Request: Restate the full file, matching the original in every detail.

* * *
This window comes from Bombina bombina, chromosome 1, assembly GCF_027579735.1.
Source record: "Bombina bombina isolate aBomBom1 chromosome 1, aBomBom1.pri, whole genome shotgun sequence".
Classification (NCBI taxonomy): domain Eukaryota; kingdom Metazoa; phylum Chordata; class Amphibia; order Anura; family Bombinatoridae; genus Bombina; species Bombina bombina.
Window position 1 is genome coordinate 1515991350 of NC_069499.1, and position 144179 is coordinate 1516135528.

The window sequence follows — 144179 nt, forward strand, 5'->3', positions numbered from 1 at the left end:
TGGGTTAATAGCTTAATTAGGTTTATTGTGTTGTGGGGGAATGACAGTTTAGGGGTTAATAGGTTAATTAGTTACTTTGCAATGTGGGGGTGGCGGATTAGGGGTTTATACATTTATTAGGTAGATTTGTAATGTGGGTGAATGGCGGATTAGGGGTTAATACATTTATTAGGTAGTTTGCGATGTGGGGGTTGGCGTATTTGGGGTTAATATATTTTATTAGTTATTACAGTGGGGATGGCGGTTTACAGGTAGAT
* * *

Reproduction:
This window comes from Bombina bombina, chromosome 1, assembly GCF_027579735.1.
Source record: "Bombina bombina isolate aBomBom1 chromosome 1, aBomBom1.pri, whole genome shotgun sequence".
Classification (NCBI taxonomy): domain Eukaryota; kingdom Metazoa; phylum Chordata; class Amphibia; order Anura; family Bombinatoridae; genus Bombina; species Bombina bombina.
Window position 1 is genome coordinate 1515991350 of NC_069499.1, and position 144179 is coordinate 1516135528.

The window sequence follows — 144179 nt, forward strand, 5'->3', positions numbered from 1 at the left end:
TGGGTTAATAGCTTAATTAGGTTTATTGTGTTGTGGGGGAATGACAGTTTAGGGGTTAATAGGTTAATTAGTTACTTTGCAATGTGGGGGTGGCGGATTAGGGGTTTATACATTTATTAGGTAGATTTGTAATGTGGGTGAATGGCGGATTAGGGGTTAATACATTTATTAGGTAGTTTGCGATGTGGGGGTTGGCGTATTTGGGGTTAATATATTTTATTAGTTATTACAGTGGGGATGGCGGTTTACAGGTAGAT